Climate Change and National Security (P-39)

Climate Change and National Security (P-39)

Publication details

  • Wednesday | 15 Aug, 2012
  • Shakeel Ahmed Ramay, Mome Saleem
  • Policy Briefs/Papers
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Shakeel Ahmad Ramay and Mome Saleem August 2012

Traditionally, national security has been analyzed through the lens of physical threats from extremist groups, whether within or outside of the country, and social or political unrest which may lead to destabilization. Historical evidences confirm this argument through a chain of events right from the beginning of civilization. A number of examples can be quoted on this front and the most recent are the terrorist attacks on the United States of America (USA), the wave of terrorism in Pakistan and the Naxil movement in India. For traditional threats, traditional mechanisms were and are used to tackle the issue of national security.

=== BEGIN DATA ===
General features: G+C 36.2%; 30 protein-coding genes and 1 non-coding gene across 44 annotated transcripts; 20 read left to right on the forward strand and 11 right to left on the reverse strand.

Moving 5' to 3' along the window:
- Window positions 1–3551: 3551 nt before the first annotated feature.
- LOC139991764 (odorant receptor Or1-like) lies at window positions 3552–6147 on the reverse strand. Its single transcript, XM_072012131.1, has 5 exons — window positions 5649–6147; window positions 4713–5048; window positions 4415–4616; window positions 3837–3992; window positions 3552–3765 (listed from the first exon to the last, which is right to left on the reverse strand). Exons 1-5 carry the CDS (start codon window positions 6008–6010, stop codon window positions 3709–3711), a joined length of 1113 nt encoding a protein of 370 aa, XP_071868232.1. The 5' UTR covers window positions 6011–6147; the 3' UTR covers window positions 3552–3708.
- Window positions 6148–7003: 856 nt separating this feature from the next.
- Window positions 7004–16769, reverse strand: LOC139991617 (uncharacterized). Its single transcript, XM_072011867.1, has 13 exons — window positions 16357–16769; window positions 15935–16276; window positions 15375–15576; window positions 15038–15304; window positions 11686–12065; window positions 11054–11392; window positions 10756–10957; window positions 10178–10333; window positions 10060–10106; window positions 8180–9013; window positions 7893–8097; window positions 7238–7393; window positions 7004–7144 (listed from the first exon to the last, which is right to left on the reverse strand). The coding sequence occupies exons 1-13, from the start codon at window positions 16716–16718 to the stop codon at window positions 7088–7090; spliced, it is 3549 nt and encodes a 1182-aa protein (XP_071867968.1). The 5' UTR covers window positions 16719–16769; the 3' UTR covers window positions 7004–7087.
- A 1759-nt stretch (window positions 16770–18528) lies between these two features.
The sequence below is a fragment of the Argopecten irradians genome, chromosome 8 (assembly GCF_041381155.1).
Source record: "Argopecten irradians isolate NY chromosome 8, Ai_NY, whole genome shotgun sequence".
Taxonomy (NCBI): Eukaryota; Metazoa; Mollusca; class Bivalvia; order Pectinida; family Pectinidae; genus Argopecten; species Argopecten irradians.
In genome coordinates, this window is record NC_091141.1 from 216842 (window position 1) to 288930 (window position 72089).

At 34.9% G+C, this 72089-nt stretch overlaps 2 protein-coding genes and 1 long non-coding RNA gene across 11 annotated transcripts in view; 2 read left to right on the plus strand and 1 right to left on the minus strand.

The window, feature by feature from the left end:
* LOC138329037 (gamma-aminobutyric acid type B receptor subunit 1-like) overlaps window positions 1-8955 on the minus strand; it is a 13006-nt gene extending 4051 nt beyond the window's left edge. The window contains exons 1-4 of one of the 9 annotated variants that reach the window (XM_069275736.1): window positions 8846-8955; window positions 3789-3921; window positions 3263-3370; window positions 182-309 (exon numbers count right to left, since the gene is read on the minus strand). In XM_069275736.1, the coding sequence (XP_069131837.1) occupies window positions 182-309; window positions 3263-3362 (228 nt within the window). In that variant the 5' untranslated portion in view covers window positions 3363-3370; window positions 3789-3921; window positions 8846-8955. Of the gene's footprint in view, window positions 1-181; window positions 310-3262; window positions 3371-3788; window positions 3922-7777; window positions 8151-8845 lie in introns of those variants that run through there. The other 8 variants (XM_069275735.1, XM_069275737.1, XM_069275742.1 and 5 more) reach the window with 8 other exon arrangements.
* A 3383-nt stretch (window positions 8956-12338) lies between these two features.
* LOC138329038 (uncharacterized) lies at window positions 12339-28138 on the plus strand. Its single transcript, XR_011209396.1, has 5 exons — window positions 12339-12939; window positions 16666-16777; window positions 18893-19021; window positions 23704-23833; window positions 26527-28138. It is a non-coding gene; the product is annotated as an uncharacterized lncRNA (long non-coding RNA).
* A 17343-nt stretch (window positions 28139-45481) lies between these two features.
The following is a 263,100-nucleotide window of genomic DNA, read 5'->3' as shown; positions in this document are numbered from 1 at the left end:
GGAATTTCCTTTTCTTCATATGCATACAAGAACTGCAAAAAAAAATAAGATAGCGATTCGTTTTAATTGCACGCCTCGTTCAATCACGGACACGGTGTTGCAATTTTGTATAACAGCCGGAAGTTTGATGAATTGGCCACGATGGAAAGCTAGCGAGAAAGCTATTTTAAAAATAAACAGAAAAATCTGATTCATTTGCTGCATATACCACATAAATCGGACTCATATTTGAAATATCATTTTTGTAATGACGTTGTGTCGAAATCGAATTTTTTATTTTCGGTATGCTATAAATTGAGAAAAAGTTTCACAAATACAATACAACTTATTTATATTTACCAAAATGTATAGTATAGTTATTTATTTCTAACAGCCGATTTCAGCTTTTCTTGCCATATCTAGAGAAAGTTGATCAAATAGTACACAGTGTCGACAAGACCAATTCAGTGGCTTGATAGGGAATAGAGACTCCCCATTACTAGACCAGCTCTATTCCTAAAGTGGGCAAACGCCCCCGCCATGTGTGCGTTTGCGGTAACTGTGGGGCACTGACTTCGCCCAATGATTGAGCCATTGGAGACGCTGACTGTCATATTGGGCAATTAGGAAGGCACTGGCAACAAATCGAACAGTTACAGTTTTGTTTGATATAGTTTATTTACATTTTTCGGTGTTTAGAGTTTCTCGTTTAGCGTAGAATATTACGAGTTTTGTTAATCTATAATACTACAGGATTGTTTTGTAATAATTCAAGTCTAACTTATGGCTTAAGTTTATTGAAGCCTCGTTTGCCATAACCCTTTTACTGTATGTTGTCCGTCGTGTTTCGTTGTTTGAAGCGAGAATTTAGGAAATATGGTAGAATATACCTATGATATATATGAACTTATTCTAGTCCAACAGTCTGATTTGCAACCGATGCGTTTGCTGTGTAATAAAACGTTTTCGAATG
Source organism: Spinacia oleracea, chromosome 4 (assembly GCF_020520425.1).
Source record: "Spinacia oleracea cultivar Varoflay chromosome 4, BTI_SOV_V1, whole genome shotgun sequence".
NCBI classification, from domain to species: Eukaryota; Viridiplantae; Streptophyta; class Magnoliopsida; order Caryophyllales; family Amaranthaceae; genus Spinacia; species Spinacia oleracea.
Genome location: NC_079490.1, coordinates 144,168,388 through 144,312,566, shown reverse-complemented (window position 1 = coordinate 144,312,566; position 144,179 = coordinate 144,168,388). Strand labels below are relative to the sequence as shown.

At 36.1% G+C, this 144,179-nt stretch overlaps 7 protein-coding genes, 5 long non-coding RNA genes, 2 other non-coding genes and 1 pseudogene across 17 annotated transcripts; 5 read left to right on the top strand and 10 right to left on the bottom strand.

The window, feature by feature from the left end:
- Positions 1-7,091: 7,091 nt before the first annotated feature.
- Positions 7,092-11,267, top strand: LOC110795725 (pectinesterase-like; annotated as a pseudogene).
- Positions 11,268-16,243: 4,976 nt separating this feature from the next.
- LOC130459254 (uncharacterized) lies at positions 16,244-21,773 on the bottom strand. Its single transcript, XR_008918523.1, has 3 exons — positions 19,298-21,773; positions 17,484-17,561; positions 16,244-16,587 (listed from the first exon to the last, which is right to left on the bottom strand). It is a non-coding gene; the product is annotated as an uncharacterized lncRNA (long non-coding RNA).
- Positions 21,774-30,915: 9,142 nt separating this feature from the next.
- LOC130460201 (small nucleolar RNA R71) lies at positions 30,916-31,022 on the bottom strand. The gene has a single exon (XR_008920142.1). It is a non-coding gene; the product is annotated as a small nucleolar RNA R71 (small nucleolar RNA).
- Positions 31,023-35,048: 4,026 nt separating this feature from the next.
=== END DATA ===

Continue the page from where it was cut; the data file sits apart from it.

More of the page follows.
Now, in addition to the above mentioned threats, the world is witnessing a new threat to global and national security in the form of climate change. The global community is therefore working on different aspects of climate change. In 1992, the United Nations Framework Convention on Climate Change (UNFCCC) was created to look after the climate change debate and to devise a policy to combat it. Unfortunately, UNFCCC could not produce any substantial results and extremely vulnerable countries and communities are still waiting for the right interventions.